• %pre: Macro to run pre-installation scripts.
    • %post: Macro to run post-installation scripts.
    • %preun: Macro to run pre-uninstallation scripts.
    • %postun: Macro to run post-uninstallation scripts.
  • The content of this section should be just like shell scripting. The script should be written so that it returns zero if successful and returns non-zero if there is an error which should abort the installation.


In this section, the files to include in the binary package must be listed.

Macros that we can use in this section are:

  • %doc: Is used to mark documentation in the source package that you want to include in the RPM package.
    The documentation will be installed at the following location:
    You can list multiple documents on the command line with this macro, or
    You can list them all separately using a macro for each of them.
  • %config: Is used to mark configuration files in a package. You can list multiple files with this macro as well.
  • %dir: Marks a single directory in a file list to be included as being owned by a package. If you are not using the %dir macro with a directory name, by default everything in that directory is included in the file list and later installed as part of the package. If you do not include the %dir directory listings, these directories might be left behind on the system if you later uninstall the package.
  • %defattr: Allows you to set default attributes for the files listed after the defattr declaration.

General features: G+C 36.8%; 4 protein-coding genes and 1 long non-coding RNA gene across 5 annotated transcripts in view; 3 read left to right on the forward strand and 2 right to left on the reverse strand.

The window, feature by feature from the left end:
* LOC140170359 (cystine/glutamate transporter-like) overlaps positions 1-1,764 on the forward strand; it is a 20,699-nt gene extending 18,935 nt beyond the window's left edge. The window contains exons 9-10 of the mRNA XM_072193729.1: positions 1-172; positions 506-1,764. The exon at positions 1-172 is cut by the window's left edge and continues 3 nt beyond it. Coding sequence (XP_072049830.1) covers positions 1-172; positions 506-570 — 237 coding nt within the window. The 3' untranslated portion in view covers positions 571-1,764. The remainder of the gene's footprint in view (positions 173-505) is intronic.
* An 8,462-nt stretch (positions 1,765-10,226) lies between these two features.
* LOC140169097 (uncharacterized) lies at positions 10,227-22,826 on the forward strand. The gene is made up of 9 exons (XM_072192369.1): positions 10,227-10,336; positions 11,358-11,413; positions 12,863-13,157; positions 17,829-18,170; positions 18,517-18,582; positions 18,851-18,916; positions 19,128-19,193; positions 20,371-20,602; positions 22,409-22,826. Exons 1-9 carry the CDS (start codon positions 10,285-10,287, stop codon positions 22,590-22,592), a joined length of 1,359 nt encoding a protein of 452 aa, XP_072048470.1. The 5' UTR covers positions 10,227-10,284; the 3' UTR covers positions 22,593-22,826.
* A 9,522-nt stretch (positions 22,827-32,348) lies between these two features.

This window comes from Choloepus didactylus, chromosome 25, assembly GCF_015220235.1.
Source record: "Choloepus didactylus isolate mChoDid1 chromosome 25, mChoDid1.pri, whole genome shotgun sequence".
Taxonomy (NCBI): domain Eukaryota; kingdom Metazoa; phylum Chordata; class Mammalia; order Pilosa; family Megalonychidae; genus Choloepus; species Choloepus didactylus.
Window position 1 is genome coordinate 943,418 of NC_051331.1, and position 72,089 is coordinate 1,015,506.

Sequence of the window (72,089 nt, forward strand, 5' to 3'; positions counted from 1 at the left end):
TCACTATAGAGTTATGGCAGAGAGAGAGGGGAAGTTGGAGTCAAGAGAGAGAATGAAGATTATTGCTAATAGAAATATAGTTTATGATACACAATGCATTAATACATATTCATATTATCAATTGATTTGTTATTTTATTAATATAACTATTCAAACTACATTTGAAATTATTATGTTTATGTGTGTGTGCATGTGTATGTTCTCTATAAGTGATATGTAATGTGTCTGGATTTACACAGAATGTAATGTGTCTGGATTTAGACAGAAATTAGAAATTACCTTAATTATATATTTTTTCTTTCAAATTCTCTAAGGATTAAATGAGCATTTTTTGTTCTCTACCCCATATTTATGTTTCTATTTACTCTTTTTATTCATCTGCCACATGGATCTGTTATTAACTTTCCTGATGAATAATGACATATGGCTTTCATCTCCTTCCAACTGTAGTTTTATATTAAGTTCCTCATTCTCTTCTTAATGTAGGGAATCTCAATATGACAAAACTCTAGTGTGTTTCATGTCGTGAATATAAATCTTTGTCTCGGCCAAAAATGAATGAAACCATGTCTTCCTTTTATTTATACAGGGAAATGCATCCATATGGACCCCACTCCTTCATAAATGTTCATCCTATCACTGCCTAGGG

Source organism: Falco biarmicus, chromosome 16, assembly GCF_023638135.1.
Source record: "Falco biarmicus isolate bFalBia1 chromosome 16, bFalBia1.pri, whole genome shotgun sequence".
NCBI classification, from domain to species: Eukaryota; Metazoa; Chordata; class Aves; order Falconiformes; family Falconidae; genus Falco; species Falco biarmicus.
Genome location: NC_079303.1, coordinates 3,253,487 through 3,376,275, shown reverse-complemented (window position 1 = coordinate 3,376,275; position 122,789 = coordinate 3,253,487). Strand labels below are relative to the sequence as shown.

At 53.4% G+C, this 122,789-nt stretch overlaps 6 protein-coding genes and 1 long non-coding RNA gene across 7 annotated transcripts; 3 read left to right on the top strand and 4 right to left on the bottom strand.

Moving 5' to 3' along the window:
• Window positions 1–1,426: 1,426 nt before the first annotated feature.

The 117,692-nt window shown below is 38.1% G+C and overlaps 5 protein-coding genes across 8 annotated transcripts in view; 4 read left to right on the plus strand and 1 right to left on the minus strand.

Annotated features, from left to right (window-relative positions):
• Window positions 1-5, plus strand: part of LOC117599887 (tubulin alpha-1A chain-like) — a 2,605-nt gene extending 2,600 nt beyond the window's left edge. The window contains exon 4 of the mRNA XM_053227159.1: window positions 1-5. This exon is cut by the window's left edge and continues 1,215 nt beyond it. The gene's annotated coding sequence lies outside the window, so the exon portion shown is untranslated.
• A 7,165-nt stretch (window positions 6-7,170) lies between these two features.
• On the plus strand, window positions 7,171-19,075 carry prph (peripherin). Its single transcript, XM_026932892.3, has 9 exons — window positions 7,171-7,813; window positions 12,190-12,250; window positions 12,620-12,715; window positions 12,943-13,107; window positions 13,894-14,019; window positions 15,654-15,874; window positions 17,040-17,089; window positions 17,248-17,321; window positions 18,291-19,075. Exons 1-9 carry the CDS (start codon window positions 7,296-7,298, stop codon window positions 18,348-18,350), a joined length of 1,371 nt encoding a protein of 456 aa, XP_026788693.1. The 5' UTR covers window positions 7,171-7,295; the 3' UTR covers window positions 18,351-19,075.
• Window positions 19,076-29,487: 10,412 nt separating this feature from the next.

• %files -f <filename>: Allows you to list your files in some arbitrary file within the build directory of the sources. This is useful if the list is larger than you want to include in the spec file itself.


This provides a log of all the changes that had occurred when the package is updated. If you are modifying an existing RPM, list all the changes in this section.


Start each new entry line with a '*', followed by the date, your name, and email address.

Environment settings for IBM XL C/C++ compiler

Following is the list of environment variables that you need to set in build section before building the package (using the IBM XL C/C++ compiler). Other than $CFLAGS all these environment variables would be same irrespective of different AIX versions.

                    export CC=cc
                    export CXX=xlC
                    export CXXFLAGS=$CFLAGS
                    export F77=xlf 
                    export FFLAGS="-qmaxmem=16384 -O -I/opt/freeware/include" 
                    export LD=ld export LDFLAGS="-L/opt/freeware/lib -Wl,-bmaxdata:0x80000000"

AIX v6.1:

                    export CFLAGS="-qmaxmem=16384 -DSYSV -D_AIX -D_AIX32 -D_AIX41 -D_AIX43 -D_AIX51 -D_AIX52